A Good Friday Homily

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A Good Friday Homily

The Rev. Dr. Stuart Higginbotham

I may have told you all this story from my childhood, so forgive me, but I want to look at a slightly different angle of the experience.  Late one Christmas Eve, when I must have been around eight or nine, I snuck out of my bedroom to watch TV in the living room after everyone had gone to sleep.  I took the comforter off my bed, wrapped up, and started flipping through the channels.  

After a few clicks, I saw a strange worship service from an enormous church.  There was a choir chanting, clergy (I didn’t know the word priest) in layers of robes, candles, and it was all in another language.  I had stumbled on Midnight Mass from the Vatican, and something in me came alive. I never told my family about my secret excursion to Rome that night, but I think it probably did trigger an awareness or desire that helped lead me to where I am now.

I watched the service, transfixed, as this one person (who I learned later was the pope) carried this type of staff that had a cross on the top of it, and on that cross was the body of Jesus.  This was the first time I saw a crucifix.  

Now as proper baptists, we had no need for a crucifix.  We had crosses around, but they were all empty. When we remodeled our sanctuary in our church, one of the stained glass windows actually depicted the crucifixion, and I would go and look up at it.  But, we didn’t have crucifixes. There was something, well, just a bit too earthy or bloody about them. When I asked folks about them, they would say things like, “The cross is empty, as is the grave, so we celebrate the defeat of death.”  We’ll come back to that.  

But there is something extremely powerful–and necessary–about keeping a crucifix in your line of sight.  I have come to see that the very thing that may repel us from them–the earthiness and suffering of them–is the thing that helps ground our practice of faith here and now, in our human experience.  Loss, death, grief, sin, frailty, suffering…somehow, Jesus held all this within Himself. Somehow he entered so fully into our human experience that the parts that we want to badly to avoid in ourselves–namely our death and finitude, our mortality and limits–He took on, took within Himself.  

In the person of Jesus, God entered fully into human life.  As St. Gregory of Nazianzus said in the 4th century: “what is not assumed is not healed, or not redeemed.”  

I don’t know about you, but I have found myself drawn to the image, the symbol, and the truth of a crucifix.  I need them–more specifically, I need to be reminded of the truth in that symbol–so that the pressure I feel from my own existence can be grounded somewhere.  The image, the story, of the crucifixion gives me permission to feel what I am feeling, because I can prayerfully unite it to Christ there on the cross. My suffering is joined to Christ’s suffering, because Christ Himself is the deepest part of my own being.  There is a sort of reciprocity there, an awareness that, as St. Paul says, “nothing can separate us from the love of God in Christ Jesus our Lord.”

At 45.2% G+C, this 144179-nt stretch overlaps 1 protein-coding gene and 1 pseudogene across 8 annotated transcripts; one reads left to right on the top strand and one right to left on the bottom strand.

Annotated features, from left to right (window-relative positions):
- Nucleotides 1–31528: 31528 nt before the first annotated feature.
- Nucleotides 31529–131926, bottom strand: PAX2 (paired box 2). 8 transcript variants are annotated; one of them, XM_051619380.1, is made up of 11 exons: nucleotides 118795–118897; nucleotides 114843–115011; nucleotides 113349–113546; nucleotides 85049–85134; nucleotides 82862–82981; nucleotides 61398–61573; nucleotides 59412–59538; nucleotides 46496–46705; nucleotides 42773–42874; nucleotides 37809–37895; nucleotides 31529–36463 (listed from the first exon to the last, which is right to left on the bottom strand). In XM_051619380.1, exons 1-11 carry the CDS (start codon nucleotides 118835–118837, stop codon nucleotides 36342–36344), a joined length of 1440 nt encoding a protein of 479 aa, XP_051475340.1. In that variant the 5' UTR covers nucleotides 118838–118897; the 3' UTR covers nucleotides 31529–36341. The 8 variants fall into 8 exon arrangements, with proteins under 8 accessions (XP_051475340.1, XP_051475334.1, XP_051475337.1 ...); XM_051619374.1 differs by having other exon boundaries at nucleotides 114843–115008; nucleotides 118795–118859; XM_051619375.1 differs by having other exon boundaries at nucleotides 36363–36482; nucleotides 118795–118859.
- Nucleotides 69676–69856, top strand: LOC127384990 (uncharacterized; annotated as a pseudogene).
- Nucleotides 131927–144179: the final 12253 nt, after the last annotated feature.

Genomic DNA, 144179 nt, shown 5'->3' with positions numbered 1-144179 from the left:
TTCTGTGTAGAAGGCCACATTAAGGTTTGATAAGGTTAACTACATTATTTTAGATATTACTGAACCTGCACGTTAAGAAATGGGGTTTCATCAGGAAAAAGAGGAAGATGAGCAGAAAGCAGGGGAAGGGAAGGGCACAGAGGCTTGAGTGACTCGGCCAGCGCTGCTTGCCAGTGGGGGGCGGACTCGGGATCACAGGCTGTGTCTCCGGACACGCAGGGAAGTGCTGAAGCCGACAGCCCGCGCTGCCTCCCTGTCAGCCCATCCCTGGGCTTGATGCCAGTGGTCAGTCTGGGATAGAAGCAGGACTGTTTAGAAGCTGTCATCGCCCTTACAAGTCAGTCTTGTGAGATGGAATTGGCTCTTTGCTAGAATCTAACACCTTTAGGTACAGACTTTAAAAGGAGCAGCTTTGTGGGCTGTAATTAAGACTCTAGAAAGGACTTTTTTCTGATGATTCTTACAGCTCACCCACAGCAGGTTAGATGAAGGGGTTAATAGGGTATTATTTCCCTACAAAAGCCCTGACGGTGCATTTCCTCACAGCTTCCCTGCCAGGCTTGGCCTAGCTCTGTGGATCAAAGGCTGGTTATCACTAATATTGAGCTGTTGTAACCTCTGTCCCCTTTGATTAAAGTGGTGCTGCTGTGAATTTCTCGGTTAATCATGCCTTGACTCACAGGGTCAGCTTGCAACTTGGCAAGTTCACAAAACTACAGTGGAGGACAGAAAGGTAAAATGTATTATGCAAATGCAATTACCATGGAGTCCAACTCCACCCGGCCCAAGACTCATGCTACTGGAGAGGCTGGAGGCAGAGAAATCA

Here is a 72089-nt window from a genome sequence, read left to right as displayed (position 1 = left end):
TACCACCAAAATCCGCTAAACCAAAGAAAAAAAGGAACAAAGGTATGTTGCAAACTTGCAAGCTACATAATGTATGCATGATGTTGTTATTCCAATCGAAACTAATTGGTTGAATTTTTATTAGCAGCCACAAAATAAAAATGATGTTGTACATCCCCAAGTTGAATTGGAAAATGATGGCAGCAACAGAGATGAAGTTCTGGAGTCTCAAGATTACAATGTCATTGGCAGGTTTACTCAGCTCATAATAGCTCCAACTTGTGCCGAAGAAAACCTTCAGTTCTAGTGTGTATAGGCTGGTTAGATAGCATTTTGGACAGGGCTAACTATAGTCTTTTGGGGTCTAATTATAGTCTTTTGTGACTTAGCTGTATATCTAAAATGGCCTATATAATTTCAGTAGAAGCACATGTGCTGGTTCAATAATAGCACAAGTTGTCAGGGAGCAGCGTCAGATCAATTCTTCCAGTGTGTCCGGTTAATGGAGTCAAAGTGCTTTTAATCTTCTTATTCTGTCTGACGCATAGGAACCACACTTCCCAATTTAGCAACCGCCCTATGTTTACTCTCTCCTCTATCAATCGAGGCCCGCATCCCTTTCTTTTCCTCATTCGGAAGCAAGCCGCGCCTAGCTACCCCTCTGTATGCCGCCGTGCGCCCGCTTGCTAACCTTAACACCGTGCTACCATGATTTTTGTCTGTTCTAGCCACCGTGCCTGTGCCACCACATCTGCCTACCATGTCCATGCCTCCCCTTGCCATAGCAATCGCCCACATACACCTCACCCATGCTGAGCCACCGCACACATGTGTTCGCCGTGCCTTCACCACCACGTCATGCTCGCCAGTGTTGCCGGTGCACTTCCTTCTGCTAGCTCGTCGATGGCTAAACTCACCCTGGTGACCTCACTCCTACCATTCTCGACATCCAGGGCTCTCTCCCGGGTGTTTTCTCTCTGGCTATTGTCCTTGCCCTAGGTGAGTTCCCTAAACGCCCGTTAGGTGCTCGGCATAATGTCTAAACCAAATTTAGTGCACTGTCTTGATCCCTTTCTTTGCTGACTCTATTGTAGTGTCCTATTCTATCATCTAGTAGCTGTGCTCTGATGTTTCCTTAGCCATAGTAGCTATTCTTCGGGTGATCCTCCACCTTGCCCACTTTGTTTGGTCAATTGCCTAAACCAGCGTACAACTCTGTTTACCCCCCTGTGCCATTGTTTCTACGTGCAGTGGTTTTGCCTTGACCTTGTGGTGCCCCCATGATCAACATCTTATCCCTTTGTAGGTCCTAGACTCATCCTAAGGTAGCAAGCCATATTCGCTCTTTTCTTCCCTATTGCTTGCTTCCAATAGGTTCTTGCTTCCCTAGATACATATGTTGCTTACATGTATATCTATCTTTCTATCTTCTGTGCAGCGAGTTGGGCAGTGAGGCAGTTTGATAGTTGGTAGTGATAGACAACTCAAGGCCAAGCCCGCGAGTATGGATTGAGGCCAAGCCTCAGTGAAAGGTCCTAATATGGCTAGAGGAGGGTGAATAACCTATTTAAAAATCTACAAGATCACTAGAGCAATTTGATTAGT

If Jesus didn’t try to skip over or shortcut any parts of human existence, then I don’t need to either.  I can lay it all there, place it all there, because it is already there, within Christ, being made whole.  

Now, some may say that the image of an empty cross should be our main image, a reminder that God so entered into human existence that death itself was defeated in the crucifixion.  I would ask this: why are we so quick to skip over or rush through the actual experience of the suffering and strain being made whole? When we rush like this, we so easily take for granted the healing acts of God, and we neglect the strain of our own humanity–and the lived experience of countless brothers and sisters struggling around the world.  

I’ll put it this way: our souls need to deeply know that God entered into suffering and death itself before our hymns celebrate that God triumphed over them.  The deep transformative work of our spiritual practice happens when we look at the whole–and do not omit the suffering.  

And maybe that is the awareness that is growing in us this year, celebrating these holy days in these circumstances: that we need to focus on the earthiness of our practice of faith, the way it is embodied.  If St. Gregory was correct (and I believe he is), that “what is not assumed is not redeemed,” perhaps this extended time we have will give us the opportunity to reflect deeply on just what is being assumed in Christ, in terms of our lives.  What are those parts of ourselves that we feel are being united to Christ in the crucifixion, so that they can be made whole, so that healing can take place?  

So let us keep going, giving thanks to God for the sacrifice God made of Godself to so fully enter into our human existence, that we are made whole.  

Thanks be to God. 

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